Slime Mold Demonstrates Primitive Intelligence
Apparently my editor doesn't like white space...sorry about that! ;D
Here it is again, easier to read.
I think that we need to take a step back and look at what we (and this article) define intelligent to be. The slime mold has clearly demonstrated
a problem solving ability - albeit to a very simple problem. While I wouldn't cheat off of this slime mold on my next calculus test, I would grant
that it's behavior shows some signs of a rudimentary intelligence.
I think that it would be interesting to see how "intelligently" a slime mold could handle more complex problems... what if portions of the maze were laced with a substance that was toxic to the mold? Would it avoid them successfully, or would it kill itself trying to get to the food? What if by going through a more circuitous route, the mold could reach a different type of food - one with more nutrients that would allow it to grow faster? How quickly can the slime mold to rearrange itself for these configurations? Can it "learn" to prize one food source more than another?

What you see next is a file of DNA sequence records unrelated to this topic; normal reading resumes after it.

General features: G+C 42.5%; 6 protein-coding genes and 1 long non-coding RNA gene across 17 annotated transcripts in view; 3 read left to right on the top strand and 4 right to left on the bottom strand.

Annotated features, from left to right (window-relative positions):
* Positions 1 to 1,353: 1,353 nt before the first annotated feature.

Again, this may not be displaying "intelligence" in the cut-and-dried sense that you are mentioning, but it would be a display of how well the various closed loop control systems that guide the slime molds interact with each other (for example, in the poisoned maze example above, how successfully do the "find food" behaviour mechanism and the "avoid danger" mechanism interact?)
But then again, maybe you can view all intelligence as a sum of how efficiently one's stimulus-detection-response closed loop feedback systems interact.
-Loooeeeee steps around the bungee pit and eats a steak dinner